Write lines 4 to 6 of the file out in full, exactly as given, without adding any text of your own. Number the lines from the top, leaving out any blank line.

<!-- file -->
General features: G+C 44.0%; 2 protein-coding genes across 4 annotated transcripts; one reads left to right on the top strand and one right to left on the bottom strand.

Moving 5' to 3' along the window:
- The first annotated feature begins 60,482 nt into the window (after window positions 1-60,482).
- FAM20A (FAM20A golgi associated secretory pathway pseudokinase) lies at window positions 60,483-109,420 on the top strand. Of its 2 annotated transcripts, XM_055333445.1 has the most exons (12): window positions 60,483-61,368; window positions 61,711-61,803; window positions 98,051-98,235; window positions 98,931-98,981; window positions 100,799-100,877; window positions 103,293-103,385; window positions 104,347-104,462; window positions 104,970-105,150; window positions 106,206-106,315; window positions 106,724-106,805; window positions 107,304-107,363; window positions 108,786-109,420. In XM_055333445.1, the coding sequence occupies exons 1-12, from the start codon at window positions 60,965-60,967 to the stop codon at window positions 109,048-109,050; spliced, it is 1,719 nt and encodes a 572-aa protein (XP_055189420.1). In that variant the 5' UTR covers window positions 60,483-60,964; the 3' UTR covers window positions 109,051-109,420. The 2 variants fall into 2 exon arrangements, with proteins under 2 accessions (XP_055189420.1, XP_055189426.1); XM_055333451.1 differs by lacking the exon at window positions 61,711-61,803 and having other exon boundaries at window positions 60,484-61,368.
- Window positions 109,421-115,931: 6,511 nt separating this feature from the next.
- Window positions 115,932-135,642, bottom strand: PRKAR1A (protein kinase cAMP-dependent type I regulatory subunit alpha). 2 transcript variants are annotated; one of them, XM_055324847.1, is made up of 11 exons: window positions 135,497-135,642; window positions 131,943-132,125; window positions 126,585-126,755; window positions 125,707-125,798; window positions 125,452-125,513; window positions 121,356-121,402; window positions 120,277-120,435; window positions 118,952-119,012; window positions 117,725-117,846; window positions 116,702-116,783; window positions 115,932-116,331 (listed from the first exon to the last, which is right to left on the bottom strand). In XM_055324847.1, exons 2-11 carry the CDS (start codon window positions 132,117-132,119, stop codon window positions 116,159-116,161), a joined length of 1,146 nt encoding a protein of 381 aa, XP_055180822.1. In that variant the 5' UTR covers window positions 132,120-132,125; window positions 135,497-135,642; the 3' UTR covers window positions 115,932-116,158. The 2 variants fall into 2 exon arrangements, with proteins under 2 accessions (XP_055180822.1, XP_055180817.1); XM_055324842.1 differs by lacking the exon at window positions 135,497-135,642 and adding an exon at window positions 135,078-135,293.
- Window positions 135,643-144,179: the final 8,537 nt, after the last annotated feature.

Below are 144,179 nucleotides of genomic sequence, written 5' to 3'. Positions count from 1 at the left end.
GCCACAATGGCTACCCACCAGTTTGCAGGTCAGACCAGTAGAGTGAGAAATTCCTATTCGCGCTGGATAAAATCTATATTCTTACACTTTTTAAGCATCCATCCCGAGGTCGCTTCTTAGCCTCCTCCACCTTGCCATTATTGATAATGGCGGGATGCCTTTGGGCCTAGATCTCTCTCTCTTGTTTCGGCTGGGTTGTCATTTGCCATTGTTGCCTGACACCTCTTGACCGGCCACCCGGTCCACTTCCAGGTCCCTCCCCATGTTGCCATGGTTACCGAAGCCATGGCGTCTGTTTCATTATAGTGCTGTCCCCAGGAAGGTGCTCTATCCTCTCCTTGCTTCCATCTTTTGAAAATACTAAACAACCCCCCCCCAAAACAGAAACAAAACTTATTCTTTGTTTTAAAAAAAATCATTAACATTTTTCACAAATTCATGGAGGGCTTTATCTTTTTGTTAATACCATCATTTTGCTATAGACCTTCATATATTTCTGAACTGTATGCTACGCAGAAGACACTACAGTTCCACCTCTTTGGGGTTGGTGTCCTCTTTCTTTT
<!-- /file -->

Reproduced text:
- FAM20A (FAM20A golgi associated secretory pathway pseudokinase) lies at window positions 60,483-109,420 on the top strand. Of its 2 annotated transcripts, XM_055333445.1 has the most exons (12): window positions 60,483-61,368; window positions 61,711-61,803; window positions 98,051-98,235; window positions 98,931-98,981; window positions 100,799-100,877; window positions 103,293-103,385; window positions 104,347-104,462; window positions 104,970-105,150; window positions 106,206-106,315; window positions 106,724-106,805; window positions 107,304-107,363; window positions 108,786-109,420. In XM_055333445.1, the coding sequence occupies exons 1-12, from the start codon at window positions 60,965-60,967 to the stop codon at window positions 109,048-109,050; spliced, it is 1,719 nt and encodes a 572-aa protein (XP_055189420.1). In that variant the 5' UTR covers window positions 60,483-60,964; the 3' UTR covers window positions 109,051-109,420. The 2 variants fall into 2 exon arrangements, with proteins under 2 accessions (XP_055189420.1, XP_055189426.1); XM_055333451.1 differs by lacking the exon at window positions 61,711-61,803 and having other exon boundaries at window positions 60,484-61,368.
- Window positions 109,421-115,931: 6,511 nt separating this feature from the next.
- Window positions 115,932-135,642, bottom strand: PRKAR1A (protein kinase cAMP-dependent type I regulatory subunit alpha). 2 transcript variants are annotated; one of them, XM_055324847.1, is made up of 11 exons: window positions 135,497-135,642; window positions 131,943-132,125; window positions 126,585-126,755; window positions 125,707-125,798; window positions 125,452-125,513; window positions 121,356-121,402; window positions 120,277-120,435; window positions 118,952-119,012; window positions 117,725-117,846; window positions 116,702-116,783; window positions 115,932-116,331 (listed from the first exon to the last, which is right to left on the bottom strand). In XM_055324847.1, exons 2-11 carry the CDS (start codon window positions 132,117-132,119, stop codon window positions 116,159-116,161), a joined length of 1,146 nt encoding a protein of 381 aa, XP_055180822.1. In that variant the 5' UTR covers window positions 132,120-132,125; window positions 135,497-135,642; the 3' UTR covers window positions 115,932-116,158. The 2 variants fall into 2 exon arrangements, with proteins under 2 accessions (XP_055180822.1, XP_055180817.1); XM_055324842.1 differs by lacking the exon at window positions 135,497-135,642 and adding an exon at window positions 135,078-135,293.